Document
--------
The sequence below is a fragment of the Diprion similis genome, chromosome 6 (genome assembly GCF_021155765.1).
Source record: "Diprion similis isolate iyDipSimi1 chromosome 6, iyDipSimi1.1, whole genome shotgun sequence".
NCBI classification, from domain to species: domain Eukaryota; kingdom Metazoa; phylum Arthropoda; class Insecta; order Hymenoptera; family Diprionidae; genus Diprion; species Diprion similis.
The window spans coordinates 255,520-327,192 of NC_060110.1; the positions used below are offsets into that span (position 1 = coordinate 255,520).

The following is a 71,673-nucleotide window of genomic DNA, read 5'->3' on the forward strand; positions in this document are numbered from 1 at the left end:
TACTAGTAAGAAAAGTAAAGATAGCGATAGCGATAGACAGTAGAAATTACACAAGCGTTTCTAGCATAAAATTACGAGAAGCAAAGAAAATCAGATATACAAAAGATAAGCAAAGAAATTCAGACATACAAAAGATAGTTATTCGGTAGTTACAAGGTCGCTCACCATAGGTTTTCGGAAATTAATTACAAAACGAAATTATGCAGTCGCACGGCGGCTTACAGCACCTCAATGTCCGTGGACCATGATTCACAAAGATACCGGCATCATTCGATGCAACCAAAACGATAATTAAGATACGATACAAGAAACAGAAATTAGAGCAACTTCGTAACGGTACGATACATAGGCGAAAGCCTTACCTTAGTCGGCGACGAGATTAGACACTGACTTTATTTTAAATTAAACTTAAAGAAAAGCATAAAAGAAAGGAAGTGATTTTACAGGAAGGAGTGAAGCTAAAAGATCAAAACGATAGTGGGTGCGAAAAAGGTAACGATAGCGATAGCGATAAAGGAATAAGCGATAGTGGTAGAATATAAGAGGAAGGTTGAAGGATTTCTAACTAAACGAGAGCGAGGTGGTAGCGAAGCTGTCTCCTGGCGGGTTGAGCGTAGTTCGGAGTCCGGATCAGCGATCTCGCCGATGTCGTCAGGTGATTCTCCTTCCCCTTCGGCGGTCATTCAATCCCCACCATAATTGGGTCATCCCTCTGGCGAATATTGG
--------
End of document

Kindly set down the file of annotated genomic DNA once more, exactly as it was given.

The sequence below is a fragment of the Diprion similis genome, chromosome 6 (genome assembly GCF_021155765.1).
Source record: "Diprion similis isolate iyDipSimi1 chromosome 6, iyDipSimi1.1, whole genome shotgun sequence".
NCBI classification, from domain to species: domain Eukaryota; kingdom Metazoa; phylum Arthropoda; class Insecta; order Hymenoptera; family Diprionidae; genus Diprion; species Diprion similis.
The window spans coordinates 255,520-327,192 of NC_060110.1; the positions used below are offsets into that span (position 1 = coordinate 255,520).

The following is a 71,673-nucleotide window of genomic DNA, read 5'->3' on the forward strand; positions in this document are numbered from 1 at the left end:
TACTAGTAAGAAAAGTAAAGATAGCGATAGCGATAGACAGTAGAAATTACACAAGCGTTTCTAGCATAAAATTACGAGAAGCAAAGAAAATCAGATATACAAAAGATAAGCAAAGAAATTCAGACATACAAAAGATAGTTATTCGGTAGTTACAAGGTCGCTCACCATAGGTTTTCGGAAATTAATTACAAAACGAAATTATGCAGTCGCACGGCGGCTTACAGCACCTCAATGTCCGTGGACCATGATTCACAAAGATACCGGCATCATTCGATGCAACCAAAACGATAATTAAGATACGATACAAGAAACAGAAATTAGAGCAACTTCGTAACGGTACGATACATAGGCGAAAGCCTTACCTTAGTCGGCGACGAGATTAGACACTGACTTTATTTTAAATTAAACTTAAAGAAAAGCATAAAAGAAAGGAAGTGATTTTACAGGAAGGAGTGAAGCTAAAAGATCAAAACGATAGTGGGTGCGAAAAAGGTAACGATAGCGATAGCGATAAAGGAATAAGCGATAGTGGTAGAATATAAGAGGAAGGTTGAAGGATTTCTAACTAAACGAGAGCGAGGTGGTAGCGAAGCTGTCTCCTGGCGGGTTGAGCGTAGTTCGGAGTCCGGATCAGCGATCTCGCCGATGTCGTCAGGTGATTCTCCTTCCCCTTCGGCGGTCATTCAATCCCCACCATAATTGGGTCATCCCTCTGGCGAATATTGG